(Laughing) I cannot condemn them before I know the circumstances which drove them to violence. Maybe it is violence in response to a greater violence upon them. What if my life or existence is threatened and there is no other way? But rebelling against a leader by forming militias? No, we must expend all peaceful and preaching means first, before resorting to violence.

Before? But your ‘Revisions’ were a complete condemnation.

The issue of jihad in Islam is legitimate, but it is not something to begin with. In our ‘Revisions’ we defined that jihad has stipulations that prevent it from resulting in even greater harm upon the people, the sharia, and the country. The jurisprudence in measuring jihad in Mali is different than the measure in Egypt.

But how can their situation be seen as worse than what you experienced here? There was a tyrant in Egypt, he oppressed you, he put you in prison, he killed you. He distorted the sharia and laughed about it. And even under all this pressure you condemned your own violent confrontation.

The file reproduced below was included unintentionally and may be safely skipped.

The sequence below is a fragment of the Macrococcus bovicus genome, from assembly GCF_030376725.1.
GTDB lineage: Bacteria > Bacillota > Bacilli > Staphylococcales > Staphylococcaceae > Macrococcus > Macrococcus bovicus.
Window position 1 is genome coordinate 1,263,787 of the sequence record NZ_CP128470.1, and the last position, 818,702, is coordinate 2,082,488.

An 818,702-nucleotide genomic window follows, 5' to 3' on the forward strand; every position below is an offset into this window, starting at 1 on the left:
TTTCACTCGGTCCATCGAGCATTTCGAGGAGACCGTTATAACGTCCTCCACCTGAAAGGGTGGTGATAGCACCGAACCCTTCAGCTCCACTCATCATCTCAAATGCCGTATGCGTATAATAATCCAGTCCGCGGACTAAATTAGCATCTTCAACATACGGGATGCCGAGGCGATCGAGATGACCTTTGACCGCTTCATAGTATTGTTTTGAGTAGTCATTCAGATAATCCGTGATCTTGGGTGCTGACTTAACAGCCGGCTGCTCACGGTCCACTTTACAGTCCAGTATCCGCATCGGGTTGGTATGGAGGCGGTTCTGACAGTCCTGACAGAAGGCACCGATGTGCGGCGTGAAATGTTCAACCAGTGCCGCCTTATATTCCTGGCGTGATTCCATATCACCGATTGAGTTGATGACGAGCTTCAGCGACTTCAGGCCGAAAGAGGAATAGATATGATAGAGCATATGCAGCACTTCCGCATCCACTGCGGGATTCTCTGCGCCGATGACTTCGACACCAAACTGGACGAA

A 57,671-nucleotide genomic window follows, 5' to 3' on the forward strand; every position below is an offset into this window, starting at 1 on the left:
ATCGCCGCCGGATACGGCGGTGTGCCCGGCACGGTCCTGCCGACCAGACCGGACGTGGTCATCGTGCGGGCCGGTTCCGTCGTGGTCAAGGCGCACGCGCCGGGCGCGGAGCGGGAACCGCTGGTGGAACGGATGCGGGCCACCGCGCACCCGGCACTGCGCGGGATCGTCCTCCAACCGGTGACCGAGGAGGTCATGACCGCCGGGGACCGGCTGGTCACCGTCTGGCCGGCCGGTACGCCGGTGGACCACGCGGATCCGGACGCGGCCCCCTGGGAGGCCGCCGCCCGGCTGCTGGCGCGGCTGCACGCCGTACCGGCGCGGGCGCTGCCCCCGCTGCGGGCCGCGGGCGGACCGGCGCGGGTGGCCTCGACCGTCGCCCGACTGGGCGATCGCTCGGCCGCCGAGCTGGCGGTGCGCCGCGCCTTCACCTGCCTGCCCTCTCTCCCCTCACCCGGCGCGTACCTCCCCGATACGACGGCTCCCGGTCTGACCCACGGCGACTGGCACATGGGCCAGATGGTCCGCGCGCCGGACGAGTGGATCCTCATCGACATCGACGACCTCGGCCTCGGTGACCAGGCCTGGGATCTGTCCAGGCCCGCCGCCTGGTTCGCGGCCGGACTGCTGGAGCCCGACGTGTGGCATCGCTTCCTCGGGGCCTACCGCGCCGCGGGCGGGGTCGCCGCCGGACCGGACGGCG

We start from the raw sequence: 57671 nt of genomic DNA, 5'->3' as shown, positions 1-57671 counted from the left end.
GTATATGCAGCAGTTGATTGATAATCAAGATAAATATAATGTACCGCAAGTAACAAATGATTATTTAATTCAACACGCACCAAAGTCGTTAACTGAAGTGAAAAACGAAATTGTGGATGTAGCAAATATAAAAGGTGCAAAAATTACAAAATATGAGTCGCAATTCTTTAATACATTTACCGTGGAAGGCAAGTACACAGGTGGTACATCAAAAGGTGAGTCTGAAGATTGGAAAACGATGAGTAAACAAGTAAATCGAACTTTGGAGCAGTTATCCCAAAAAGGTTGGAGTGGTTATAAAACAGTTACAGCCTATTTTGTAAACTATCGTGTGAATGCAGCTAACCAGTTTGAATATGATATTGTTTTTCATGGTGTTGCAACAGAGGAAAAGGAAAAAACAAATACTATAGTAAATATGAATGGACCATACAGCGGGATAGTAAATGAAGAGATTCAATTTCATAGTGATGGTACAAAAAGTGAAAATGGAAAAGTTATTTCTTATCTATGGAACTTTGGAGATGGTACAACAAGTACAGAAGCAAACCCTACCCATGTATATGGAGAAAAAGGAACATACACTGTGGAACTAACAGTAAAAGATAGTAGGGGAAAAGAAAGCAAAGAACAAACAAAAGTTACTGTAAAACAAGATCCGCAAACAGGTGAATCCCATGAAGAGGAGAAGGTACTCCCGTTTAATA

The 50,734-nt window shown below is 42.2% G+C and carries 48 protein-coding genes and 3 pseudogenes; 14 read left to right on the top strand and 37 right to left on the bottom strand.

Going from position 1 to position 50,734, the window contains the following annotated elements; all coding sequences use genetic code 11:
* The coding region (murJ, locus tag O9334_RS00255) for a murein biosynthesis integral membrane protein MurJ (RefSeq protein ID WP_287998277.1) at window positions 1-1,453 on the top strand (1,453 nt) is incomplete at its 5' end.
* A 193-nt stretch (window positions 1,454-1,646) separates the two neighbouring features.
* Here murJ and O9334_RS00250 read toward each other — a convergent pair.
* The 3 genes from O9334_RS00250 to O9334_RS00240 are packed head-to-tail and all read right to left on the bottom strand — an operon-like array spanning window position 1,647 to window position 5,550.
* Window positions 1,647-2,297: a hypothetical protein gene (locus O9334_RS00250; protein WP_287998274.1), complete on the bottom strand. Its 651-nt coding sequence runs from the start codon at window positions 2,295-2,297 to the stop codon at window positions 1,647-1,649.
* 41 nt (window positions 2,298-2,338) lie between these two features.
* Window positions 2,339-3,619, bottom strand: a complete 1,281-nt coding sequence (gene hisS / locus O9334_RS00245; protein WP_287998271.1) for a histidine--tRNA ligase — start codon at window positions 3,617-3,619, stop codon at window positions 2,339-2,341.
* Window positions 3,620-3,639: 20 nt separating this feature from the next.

Because it did not result in any fruit.

So forgive me if this isn’t the right word, but does this show your condemnation of violence was opportunistic? You made a deduction violence is not working, so you give it up. You still believe in violence as a possible means of change.  

No, in the reality in which we live it is not a means of change.

But maybe it is in Mali?

It depends on their circumstances; we cannot judge them.

So your commitment to violence…

We commit ourselves. We cannot compel others to be so committed.

So it is not a general interpretation of Islam. It is just your situation?

Jihad is legitimate in Islam; no one can deny this. The question is if you are engaged in it legitimately according to its stipulations.